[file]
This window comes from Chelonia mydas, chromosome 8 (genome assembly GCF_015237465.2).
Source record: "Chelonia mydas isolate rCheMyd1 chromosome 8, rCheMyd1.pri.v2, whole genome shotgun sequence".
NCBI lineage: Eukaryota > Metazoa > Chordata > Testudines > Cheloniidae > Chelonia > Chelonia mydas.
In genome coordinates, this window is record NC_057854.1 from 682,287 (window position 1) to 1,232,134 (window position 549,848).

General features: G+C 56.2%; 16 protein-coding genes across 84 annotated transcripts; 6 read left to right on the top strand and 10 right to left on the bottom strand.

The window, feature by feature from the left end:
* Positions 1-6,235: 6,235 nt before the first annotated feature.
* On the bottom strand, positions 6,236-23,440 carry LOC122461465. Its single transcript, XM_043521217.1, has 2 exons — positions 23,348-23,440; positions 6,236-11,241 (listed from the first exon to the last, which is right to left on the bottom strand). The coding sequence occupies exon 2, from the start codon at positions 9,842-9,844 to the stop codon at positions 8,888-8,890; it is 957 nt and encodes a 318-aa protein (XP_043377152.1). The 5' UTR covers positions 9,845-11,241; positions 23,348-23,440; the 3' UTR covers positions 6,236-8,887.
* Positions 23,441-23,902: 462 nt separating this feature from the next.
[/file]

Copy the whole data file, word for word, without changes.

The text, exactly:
This window comes from Chelonia mydas, chromosome 8 (genome assembly GCF_015237465.2).
Source record: "Chelonia mydas isolate rCheMyd1 chromosome 8, rCheMyd1.pri.v2, whole genome shotgun sequence".
NCBI lineage: Eukaryota > Metazoa > Chordata > Testudines > Cheloniidae > Chelonia > Chelonia mydas.
In genome coordinates, this window is record NC_057854.1 from 682,287 (window position 1) to 1,232,134 (window position 549,848).

General features: G+C 56.2%; 16 protein-coding genes across 84 annotated transcripts; 6 read left to right on the top strand and 10 right to left on the bottom strand.

The window, feature by feature from the left end:
* Positions 1-6,235: 6,235 nt before the first annotated feature.
* On the bottom strand, positions 6,236-23,440 carry LOC122461465. Its single transcript, XM_043521217.1, has 2 exons — positions 23,348-23,440; positions 6,236-11,241 (listed from the first exon to the last, which is right to left on the bottom strand). The coding sequence occupies exon 2, from the start codon at positions 9,842-9,844 to the stop codon at positions 8,888-8,890; it is 957 nt and encodes a 318-aa protein (XP_043377152.1). The 5' UTR covers positions 9,845-11,241; positions 23,348-23,440; the 3' UTR covers positions 6,236-8,887.
* Positions 23,441-23,902: 462 nt separating this feature from the next.